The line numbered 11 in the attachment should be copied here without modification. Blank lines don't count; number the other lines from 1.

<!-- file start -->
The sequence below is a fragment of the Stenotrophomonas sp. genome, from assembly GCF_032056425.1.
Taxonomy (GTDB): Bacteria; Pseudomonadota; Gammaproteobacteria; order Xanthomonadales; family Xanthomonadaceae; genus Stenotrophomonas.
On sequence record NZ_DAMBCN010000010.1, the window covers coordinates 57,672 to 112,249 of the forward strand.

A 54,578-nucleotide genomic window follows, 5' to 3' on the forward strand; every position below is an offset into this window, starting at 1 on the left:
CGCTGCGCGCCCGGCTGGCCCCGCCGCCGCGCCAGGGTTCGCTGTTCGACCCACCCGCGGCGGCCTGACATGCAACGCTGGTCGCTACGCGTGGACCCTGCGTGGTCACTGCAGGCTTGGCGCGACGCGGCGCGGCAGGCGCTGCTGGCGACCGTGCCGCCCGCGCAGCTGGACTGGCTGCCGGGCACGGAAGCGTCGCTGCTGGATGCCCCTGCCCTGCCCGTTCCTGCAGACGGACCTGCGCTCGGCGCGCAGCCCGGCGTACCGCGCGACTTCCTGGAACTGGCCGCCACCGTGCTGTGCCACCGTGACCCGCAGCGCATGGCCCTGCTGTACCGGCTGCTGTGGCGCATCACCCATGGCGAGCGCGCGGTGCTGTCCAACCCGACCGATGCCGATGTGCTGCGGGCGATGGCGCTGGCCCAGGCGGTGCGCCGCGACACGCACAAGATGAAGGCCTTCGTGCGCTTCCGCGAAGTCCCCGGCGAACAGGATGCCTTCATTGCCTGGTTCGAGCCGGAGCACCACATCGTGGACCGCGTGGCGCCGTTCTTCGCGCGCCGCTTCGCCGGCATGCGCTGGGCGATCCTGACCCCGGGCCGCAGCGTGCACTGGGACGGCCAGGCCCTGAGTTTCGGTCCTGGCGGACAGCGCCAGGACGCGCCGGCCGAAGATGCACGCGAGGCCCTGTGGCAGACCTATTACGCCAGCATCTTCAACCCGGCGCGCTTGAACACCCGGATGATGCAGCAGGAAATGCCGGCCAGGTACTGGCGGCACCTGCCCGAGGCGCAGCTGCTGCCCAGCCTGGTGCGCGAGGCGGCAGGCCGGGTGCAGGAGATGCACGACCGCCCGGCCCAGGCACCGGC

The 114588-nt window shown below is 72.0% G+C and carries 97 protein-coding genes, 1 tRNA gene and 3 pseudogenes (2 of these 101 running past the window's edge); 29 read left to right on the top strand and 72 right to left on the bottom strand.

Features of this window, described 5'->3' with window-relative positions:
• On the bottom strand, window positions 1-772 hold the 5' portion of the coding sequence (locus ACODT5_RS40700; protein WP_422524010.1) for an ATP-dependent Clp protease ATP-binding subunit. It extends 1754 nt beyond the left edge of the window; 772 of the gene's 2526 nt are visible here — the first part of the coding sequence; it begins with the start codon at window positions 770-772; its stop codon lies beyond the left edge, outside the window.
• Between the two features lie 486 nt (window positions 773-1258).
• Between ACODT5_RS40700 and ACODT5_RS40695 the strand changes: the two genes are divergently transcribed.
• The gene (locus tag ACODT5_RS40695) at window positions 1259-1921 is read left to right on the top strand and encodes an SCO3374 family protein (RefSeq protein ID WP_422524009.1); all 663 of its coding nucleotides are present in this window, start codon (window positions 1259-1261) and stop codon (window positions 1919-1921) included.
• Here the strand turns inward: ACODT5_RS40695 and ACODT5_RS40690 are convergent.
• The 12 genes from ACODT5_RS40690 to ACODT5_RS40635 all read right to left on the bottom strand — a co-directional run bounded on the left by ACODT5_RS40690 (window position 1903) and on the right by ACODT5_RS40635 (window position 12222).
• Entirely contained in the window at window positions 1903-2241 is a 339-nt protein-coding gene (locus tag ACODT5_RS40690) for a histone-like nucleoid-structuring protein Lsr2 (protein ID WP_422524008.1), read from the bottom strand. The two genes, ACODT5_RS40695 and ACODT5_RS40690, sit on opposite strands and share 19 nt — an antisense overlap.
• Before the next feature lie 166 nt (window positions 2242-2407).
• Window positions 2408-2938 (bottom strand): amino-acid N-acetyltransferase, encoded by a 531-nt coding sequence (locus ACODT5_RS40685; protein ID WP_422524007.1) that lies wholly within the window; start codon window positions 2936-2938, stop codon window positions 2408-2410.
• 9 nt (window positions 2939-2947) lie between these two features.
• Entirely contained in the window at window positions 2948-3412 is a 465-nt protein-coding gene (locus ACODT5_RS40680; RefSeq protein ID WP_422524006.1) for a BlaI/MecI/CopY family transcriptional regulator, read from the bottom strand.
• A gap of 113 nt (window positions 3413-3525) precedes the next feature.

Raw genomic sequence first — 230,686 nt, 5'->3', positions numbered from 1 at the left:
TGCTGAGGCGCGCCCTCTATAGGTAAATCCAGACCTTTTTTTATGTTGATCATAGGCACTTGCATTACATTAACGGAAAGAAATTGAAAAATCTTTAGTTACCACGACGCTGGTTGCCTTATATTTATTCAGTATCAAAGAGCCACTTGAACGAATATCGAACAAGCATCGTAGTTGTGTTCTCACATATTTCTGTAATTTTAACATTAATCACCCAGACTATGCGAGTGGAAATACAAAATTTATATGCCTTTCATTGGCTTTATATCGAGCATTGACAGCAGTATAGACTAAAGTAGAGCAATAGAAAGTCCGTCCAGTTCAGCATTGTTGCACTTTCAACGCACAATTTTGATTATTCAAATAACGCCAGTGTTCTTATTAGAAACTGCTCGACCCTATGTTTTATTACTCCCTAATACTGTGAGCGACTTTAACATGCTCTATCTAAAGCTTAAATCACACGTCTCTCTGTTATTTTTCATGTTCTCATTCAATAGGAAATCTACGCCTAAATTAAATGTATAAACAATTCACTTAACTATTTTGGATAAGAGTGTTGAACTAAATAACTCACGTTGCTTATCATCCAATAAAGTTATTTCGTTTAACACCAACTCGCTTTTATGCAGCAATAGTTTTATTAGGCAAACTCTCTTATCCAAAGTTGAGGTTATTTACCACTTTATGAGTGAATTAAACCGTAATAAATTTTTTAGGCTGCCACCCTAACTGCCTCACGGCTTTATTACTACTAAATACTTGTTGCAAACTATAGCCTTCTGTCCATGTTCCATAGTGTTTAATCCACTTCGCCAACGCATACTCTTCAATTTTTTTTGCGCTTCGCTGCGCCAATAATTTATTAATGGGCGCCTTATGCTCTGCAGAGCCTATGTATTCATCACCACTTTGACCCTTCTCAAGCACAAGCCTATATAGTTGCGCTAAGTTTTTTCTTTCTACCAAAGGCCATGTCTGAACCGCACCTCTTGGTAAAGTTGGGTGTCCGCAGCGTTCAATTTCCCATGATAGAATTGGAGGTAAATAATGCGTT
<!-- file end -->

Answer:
• The gene (locus tag ACODT5_RS40695) at window positions 1259-1921 is read left to right on the top strand and encodes an SCO3374 family protein (RefSeq protein ID WP_422524009.1); all 663 of its coding nucleotides are present in this window, start codon (window positions 1259-1261) and stop codon (window positions 1919-1921) included.